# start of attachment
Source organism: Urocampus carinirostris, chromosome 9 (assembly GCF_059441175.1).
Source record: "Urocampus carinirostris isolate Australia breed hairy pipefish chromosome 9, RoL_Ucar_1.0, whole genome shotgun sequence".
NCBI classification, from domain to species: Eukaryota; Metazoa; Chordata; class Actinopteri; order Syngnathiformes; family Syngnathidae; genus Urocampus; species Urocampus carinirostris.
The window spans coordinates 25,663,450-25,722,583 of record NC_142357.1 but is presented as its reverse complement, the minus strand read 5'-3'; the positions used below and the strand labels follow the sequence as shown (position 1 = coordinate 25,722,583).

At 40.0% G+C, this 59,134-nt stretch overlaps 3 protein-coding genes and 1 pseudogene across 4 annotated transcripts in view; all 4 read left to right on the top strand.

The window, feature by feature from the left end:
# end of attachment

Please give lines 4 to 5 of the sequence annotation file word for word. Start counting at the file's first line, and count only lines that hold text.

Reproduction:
The window spans coordinates 25,663,450-25,722,583 of record NC_142357.1 but is presented as its reverse complement, the minus strand read 5'-3'; the positions used below and the strand labels follow the sequence as shown (position 1 = coordinate 25,722,583).

At 40.0% G+C, this 59,134-nt stretch overlaps 3 protein-coding genes and 1 pseudogene across 4 annotated transcripts in view; all 4 read left to right on the top strand.